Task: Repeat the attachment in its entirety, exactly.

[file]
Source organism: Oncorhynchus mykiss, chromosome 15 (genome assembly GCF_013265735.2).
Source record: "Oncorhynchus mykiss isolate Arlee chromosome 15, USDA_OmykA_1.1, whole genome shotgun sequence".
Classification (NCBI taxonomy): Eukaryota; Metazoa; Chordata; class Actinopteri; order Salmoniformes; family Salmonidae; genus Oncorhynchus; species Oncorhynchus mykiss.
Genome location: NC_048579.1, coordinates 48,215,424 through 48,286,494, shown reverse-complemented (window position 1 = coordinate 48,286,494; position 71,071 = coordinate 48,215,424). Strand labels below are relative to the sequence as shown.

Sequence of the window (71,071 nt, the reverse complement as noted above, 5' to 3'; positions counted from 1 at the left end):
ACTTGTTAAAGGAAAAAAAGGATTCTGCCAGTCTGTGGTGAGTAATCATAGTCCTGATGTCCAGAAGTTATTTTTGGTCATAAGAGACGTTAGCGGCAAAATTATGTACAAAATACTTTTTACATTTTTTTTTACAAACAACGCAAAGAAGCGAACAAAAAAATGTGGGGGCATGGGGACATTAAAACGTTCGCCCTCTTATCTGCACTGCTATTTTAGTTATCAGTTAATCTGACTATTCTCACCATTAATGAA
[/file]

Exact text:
Source organism: Oncorhynchus mykiss, chromosome 15 (genome assembly GCF_013265735.2).
Source record: "Oncorhynchus mykiss isolate Arlee chromosome 15, USDA_OmykA_1.1, whole genome shotgun sequence".
Classification (NCBI taxonomy): Eukaryota; Metazoa; Chordata; class Actinopteri; order Salmoniformes; family Salmonidae; genus Oncorhynchus; species Oncorhynchus mykiss.
Genome location: NC_048579.1, coordinates 48,215,424 through 48,286,494, shown reverse-complemented (window position 1 = coordinate 48,286,494; position 71,071 = coordinate 48,215,424). Strand labels below are relative to the sequence as shown.

Sequence of the window (71,071 nt, the reverse complement as noted above, 5' to 3'; positions counted from 1 at the left end):
ACTTGTTAAAGGAAAAAAAGGATTCTGCCAGTCTGTGGTGAGTAATCATAGTCCTGATGTCCAGAAGTTATTTTTGGTCATAAGAGACGTTAGCGGCAAAATTATGTACAAAATACTTTTTACATTTTTTTTTACAAACAACGCAAAGAAGCGAACAAAAAAATGTGGGGGCATGGGGACATTAAAACGTTCGCCCTCTTATCTGCACTGCTATTTTAGTTATCAGTTAATCTGACTATTCTCACCATTAATGAA